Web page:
Reply: I had a feeling this very scenario would transpire. This typically occurs when the people in your stack of images aren’t moving fast enough (or standing on one place, not moving at all) or if you haven’t taken enough photos for the Mean command to filter them out. Don’t worry, it’s no problem. Basically, at this point, you can use the Clone Stamp Tool to clean things up.

Go to the Layers panel in Photoshop where your Smart Object is located. Then, create a new, empty layer and place that layer above the Smart Object in the panel. After that, activate the Clone Stamp Tool in the left toolbar and then go to the top options bar and make sure the All Layers option is set from the Sample drop-down box.

Basically, at this point you can begin removing anything in the resulting image that you don’t want there anymore. So, if you see a hat on the ground that you want gone, click to the left or the right of it to take a sample of the surrounding area and then brush over the hat. You can do this same thing with the ghosts of the people you can still see in the photos. Working with the Clone Stamp Tool is very easy once you get the hang of it, but can drive you a little nuts until that point. I suggest you read this post to get caught up if you haven’t already.

Copying Objects & Areas with the Clone Stamp Tool in Adobe Photoshop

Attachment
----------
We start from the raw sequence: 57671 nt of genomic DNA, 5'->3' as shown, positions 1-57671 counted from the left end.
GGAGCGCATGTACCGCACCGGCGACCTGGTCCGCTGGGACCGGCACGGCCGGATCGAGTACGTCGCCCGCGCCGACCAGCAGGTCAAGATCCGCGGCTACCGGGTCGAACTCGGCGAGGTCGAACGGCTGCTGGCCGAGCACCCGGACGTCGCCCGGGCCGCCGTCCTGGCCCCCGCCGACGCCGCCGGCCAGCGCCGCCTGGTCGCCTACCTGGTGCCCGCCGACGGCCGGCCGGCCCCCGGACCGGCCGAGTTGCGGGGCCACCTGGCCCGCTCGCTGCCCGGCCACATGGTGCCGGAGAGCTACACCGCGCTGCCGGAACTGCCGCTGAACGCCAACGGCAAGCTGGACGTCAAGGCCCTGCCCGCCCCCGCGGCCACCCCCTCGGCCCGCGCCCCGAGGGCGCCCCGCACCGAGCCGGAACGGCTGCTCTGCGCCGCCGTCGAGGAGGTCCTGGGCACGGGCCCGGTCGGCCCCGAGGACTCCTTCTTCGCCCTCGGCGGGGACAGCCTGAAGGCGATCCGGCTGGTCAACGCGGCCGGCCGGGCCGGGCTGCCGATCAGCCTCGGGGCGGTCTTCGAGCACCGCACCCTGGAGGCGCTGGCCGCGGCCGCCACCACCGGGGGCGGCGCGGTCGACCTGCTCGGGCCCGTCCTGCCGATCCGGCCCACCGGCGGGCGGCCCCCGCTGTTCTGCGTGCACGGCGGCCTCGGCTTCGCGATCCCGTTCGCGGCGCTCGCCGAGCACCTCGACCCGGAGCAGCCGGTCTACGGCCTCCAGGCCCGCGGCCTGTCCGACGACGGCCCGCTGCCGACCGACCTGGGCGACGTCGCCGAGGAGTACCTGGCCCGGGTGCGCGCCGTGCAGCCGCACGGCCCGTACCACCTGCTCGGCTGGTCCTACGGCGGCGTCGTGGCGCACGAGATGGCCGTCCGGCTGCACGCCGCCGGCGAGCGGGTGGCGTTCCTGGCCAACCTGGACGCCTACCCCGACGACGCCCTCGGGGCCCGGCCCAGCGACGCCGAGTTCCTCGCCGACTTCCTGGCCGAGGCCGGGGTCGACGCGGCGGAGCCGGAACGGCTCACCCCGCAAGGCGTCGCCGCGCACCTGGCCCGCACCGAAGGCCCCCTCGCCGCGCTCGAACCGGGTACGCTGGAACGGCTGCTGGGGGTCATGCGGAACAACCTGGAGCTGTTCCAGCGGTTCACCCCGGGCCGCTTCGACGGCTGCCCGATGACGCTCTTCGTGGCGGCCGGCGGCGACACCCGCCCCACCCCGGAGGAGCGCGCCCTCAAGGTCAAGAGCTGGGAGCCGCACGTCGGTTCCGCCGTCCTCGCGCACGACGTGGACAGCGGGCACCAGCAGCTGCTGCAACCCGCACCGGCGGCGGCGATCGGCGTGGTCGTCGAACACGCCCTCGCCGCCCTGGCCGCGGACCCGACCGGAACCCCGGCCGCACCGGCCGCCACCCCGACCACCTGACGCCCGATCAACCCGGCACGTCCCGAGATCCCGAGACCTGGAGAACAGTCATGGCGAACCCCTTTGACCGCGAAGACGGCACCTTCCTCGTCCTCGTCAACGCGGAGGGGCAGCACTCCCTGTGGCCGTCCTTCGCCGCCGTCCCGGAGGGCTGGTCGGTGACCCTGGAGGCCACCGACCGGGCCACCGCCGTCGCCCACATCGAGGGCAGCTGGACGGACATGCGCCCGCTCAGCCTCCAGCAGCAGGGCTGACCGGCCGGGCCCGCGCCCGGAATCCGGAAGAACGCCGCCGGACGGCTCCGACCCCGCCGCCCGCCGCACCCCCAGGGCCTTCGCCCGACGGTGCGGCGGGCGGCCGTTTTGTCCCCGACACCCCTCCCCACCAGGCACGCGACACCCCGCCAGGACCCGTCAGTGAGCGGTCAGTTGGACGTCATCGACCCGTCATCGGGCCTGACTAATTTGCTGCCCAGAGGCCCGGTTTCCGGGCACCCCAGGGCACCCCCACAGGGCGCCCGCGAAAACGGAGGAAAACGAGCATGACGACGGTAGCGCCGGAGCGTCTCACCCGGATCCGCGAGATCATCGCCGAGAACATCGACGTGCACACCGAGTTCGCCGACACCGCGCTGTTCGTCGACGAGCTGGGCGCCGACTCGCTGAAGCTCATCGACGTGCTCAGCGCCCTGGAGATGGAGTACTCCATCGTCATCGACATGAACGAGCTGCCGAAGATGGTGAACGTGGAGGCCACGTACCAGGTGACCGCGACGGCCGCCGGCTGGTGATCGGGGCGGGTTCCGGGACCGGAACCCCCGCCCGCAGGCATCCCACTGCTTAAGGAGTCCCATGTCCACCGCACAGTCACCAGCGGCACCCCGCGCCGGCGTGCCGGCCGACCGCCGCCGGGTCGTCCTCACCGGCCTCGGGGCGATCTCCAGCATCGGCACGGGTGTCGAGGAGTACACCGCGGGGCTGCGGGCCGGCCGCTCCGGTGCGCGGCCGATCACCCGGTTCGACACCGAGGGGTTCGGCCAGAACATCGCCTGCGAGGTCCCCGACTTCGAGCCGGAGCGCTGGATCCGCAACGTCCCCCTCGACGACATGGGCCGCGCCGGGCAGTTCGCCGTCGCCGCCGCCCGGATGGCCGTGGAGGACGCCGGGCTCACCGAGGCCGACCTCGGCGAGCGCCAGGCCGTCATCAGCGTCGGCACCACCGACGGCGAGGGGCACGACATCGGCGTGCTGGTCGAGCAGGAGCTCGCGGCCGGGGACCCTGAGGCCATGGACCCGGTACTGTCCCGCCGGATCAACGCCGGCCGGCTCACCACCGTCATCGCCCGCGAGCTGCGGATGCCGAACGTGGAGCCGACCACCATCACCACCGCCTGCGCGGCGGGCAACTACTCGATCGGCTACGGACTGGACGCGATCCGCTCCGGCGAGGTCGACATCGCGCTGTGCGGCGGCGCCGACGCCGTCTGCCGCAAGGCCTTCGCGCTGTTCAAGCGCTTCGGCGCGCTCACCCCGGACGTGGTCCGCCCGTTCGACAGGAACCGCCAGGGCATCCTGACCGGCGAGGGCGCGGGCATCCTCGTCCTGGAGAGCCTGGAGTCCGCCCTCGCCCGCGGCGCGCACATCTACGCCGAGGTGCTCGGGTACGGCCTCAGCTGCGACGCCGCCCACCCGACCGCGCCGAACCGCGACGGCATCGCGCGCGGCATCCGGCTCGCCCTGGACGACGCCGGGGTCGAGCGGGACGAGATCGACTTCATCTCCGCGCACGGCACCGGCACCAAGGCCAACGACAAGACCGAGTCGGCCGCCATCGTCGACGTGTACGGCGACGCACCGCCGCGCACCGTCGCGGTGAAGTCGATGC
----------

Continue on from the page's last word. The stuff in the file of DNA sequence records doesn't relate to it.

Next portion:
Reply: This worked perfectly. Thank you. Now, for my final question (hopefully). Is there a way to edit this final photo? I’d like to make some additional changes to the contrast, white, blacks, etc…now that’s it’s been completed. I know the Smart Object consists of the entire stack of pictures, so it would be very difficult to go back and edit them individually at this point. Can I somehow edit the Smart Object as a whole?

Answer: Yes, you sure can edit the Smart Object you’ve been working on. Since you now have two layers in the Layers panel, you’ll need to create a new Smart Object that contains those two layers. Don’t worry, you can nest Smart Objects within Smart Objects. To do this, select both the Smart Object and the new almost empty layer that are in the Layers panel and right-click on one of them. Then, choose the Convert to Smart Object option in the menu that pops up. Once that’s done, all you should see is your new Smart Object in the Layers panel.